Tuesday, May 16


A new study from the University of Toronto shows that in terms of lowering cholesterol - something meat-eaters spend millions of dollars on drugs to do - the closer your diet is to vegan, the better off you are. The "portfolio" diet is described as "a near-vegan regimen, meaning no meat, eggs, poultry, fish or dairy." (Sounds like "a vegan regimen" to me, but I couldn't find a source that explained what made it only "near." Maybe they mean it's not quite vegan because the dieters don't actually care about ahimsa.)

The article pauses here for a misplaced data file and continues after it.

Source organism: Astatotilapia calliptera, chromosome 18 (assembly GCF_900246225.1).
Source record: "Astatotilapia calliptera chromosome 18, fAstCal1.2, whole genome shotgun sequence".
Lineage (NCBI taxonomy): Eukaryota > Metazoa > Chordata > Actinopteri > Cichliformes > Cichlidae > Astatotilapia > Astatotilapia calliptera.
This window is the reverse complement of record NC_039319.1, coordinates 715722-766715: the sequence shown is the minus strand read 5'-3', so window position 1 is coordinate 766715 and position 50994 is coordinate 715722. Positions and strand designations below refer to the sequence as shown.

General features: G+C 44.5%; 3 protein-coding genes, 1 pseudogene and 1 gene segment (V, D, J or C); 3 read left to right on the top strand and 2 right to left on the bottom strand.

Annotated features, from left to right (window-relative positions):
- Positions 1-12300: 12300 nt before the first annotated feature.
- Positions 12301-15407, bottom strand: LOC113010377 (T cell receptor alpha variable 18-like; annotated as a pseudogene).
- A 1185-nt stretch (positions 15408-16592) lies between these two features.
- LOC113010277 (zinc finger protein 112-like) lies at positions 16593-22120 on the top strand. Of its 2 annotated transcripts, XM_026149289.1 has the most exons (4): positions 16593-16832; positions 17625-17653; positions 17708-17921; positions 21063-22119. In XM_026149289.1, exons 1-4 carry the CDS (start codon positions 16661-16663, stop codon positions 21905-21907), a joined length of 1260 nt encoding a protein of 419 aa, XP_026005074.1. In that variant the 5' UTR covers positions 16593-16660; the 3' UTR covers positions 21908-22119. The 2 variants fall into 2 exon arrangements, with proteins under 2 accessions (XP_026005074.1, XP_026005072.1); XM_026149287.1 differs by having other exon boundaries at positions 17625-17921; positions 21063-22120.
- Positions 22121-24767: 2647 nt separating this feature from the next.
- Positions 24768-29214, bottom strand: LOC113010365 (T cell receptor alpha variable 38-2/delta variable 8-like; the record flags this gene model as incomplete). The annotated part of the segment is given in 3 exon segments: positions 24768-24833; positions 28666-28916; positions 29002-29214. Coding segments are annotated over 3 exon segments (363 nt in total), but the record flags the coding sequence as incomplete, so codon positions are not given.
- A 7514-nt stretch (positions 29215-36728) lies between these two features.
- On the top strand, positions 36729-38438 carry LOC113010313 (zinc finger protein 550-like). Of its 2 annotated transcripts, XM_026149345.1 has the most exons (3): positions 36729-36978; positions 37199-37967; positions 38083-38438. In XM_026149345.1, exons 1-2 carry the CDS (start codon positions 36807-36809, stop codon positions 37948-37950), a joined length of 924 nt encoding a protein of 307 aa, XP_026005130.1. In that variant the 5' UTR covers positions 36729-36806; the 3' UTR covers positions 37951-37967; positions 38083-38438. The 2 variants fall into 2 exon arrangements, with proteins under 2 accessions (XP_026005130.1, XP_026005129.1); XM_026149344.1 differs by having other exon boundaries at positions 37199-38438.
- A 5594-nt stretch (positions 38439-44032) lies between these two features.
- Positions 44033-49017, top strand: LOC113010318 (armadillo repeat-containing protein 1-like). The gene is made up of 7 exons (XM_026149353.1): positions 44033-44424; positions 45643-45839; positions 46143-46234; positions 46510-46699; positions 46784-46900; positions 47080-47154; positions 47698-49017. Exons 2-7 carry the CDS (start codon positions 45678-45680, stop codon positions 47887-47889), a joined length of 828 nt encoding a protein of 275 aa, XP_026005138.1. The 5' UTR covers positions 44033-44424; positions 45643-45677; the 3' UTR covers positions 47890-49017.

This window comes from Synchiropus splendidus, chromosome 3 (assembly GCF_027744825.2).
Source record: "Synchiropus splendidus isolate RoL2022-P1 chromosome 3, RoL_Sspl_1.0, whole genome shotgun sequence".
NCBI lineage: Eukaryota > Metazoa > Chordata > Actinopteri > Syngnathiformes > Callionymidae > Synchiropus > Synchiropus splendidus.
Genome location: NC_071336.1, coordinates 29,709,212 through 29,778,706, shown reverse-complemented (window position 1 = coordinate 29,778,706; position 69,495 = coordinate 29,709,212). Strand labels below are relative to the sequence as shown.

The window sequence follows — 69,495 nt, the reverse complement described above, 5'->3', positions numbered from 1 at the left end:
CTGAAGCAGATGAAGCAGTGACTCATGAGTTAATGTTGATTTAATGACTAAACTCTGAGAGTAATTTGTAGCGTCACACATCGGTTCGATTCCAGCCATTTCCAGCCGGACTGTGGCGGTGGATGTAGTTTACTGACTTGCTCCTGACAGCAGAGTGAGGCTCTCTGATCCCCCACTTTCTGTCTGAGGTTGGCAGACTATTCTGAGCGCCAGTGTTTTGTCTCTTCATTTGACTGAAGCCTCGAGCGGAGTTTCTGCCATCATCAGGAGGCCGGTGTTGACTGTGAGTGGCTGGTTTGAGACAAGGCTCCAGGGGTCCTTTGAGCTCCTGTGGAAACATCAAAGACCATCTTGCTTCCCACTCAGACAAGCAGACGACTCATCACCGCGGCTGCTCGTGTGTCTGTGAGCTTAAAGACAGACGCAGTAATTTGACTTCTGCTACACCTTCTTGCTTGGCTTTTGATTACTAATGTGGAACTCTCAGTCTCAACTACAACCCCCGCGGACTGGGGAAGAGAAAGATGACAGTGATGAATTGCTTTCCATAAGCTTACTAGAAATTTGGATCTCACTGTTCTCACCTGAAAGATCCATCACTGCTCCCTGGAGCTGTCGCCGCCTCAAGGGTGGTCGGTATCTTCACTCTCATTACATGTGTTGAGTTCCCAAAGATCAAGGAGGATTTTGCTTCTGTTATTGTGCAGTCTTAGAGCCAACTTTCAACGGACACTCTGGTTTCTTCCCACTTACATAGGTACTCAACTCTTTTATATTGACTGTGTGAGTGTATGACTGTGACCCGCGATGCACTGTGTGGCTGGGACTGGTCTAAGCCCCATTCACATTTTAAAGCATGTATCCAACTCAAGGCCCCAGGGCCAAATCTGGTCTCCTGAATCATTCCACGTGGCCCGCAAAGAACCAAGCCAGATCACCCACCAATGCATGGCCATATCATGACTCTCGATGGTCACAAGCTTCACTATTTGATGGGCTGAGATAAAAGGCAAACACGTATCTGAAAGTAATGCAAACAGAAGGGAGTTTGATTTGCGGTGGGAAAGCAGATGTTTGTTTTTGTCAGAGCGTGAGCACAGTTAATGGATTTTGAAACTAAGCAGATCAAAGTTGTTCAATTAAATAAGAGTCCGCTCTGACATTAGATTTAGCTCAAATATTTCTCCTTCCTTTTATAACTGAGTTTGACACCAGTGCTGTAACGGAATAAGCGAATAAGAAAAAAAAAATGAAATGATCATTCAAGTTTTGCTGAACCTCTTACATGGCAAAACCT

"Can a modified portfolio approach help? To answer that, Jenkins and his team enrolled 66 adults with elevated blood cholesterol in a one-year study of the diet," explains this Washington Post article. "The study found a direct link between how closely participants followed the portfolio plan and how much their blood levels of low-density lipoprotein (LDL) improved. LDL is directly linked to heart-disease risk. Nearly a third of participants who stuck closest to the plan's goals lowered their LDL levels by 20 percent or more, an improvement that rivals the use of low-dose statins."

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